There was hardly any celebration from Tamim Iqbal when he reached his 12th ODI hundred, his first since July 2018, against Zimbabwe in the second ODI yesterday. The left-handed opener just looked up at the heavens and soaked in the applause from teammates in the dressing room.
The 30-year-old also reached quite a few other milestones, surpassing his own record for the highest individual ODI score for Bangladesh of 154 as he was eventually dismissed after a magnificent 158 off 136 balls, which featured 20 fours and three sixes.
Tamim also became the first Bangladesh batsman to score 7,000 runs in the format but aside from all these achievements, it was perhaps relief more than any other emotion that washed over the left-hander as he finally rediscovered his best.
There had been a lot of criticism about Tamim's recent batting approach, with questions raised over his conservative batting and what has been perceived as a tendency to overthink, but the left-hander finally managed to break the shackles in grand style.
Yesterday's inning was in stark contrast to his knock in the first ODI on Sunday, when he scored 24 off 43 balls.
There was no change in technique or any improvisation from him yesterday. Instead, Tamim just looked relaxed and seemed a batsman with a clear mind.
His change in mindset was evident right from the start and, after a watchful start, the left-hander displayed the aggressive side of one of the more complete batting arsenals in the country when he struck his first boundary with a gorgeous pull off Carl Mumba.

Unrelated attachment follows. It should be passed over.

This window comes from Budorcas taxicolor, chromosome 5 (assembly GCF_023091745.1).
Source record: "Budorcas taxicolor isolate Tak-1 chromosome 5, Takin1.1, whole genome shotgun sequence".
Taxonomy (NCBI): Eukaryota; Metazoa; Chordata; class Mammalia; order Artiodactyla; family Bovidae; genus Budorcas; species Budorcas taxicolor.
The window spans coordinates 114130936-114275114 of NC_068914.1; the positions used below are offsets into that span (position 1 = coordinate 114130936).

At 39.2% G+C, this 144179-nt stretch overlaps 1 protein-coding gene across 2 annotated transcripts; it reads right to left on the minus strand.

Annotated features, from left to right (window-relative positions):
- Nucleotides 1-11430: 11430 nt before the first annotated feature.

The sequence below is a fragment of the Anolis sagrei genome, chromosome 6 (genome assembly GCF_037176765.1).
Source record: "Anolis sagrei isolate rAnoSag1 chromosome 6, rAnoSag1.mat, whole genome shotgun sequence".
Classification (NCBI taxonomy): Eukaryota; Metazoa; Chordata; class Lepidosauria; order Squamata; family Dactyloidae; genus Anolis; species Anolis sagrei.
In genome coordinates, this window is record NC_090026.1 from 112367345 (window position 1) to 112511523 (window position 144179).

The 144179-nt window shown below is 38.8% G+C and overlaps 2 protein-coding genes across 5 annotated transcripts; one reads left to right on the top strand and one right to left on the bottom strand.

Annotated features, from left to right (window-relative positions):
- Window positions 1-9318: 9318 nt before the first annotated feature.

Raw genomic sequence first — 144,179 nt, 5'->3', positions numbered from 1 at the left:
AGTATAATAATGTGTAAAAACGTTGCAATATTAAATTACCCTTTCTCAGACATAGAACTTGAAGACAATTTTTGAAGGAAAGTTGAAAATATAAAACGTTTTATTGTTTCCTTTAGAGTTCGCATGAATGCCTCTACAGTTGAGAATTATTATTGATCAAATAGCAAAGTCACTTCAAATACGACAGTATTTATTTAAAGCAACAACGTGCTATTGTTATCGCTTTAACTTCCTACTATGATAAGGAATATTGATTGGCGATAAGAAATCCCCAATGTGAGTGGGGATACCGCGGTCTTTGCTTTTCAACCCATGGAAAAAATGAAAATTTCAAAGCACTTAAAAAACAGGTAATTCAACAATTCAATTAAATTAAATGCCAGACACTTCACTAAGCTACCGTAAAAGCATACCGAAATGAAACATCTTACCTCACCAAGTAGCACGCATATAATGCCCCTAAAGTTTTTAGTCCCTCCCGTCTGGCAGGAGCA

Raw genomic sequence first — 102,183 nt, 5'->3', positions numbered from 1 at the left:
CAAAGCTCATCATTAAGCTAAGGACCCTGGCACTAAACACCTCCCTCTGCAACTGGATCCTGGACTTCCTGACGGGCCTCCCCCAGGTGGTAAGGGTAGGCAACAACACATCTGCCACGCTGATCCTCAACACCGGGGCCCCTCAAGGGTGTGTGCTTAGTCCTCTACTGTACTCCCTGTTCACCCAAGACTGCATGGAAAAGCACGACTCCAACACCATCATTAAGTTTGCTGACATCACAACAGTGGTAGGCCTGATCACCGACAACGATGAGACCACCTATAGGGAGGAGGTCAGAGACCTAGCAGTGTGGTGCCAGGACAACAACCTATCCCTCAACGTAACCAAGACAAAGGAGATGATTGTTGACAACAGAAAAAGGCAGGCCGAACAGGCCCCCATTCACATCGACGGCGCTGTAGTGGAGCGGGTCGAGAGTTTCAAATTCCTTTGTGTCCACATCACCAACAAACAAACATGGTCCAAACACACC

Since then it was a walk in the park for Tamim as he smashed back-to-back boundaries in the next over of Charlton Tshuma, and off good deliveries, indicating that it was about to be a special day.
There were no issues about maintaining a good strike rate or feeling the pressure to look for boundaries, which has been the case for the left-hander in recent times; Tamim was enjoying his batting, and that seemed to be enough.
Tamim raced to his fifty off 42 balls and yes, he did remain watchful, but that has always been part of his game plan to play a big knock.
There was a phase when, alongside Mahmudullah Riyad, there were no boundaries for 59 balls but Tamim remained calm and snapped the streak by slapping pacer Donald Tiripano towards point to enter the nineties.
Tamim was even more focused in the nineties and eventually reached the milestone off 106 balls when he tapped Sean Williams for a couple towards cover.
The best part of Tamim's innings was his hunger to go even further and he started to cut loose as he smashed three fours and a six to take 24 runs off Tinotenda Mutombodzi in the 40th over as Bangladesh set their stall for a big total.
It took just 26 balls for Tamim to score his next fifty and it was his positive intent, a mixture of calm and aggression, that put a high price tag on his wicket even after reaching his hundred.
The range of strokes from Tamim -- whether it was the trademark cover drive, straight drive past the bowlers or the pull from the meat of the bat unleashed after rocking back in inimitable fashion -- the left-hander played all the shots in the book with no hesitation about the pitch or conditions.
Tamim may have struck an ODI hundred after nearly two years but even if he was unable to do that yesterday, he would still have felt a lot better over the change in mentality, which made all the difference.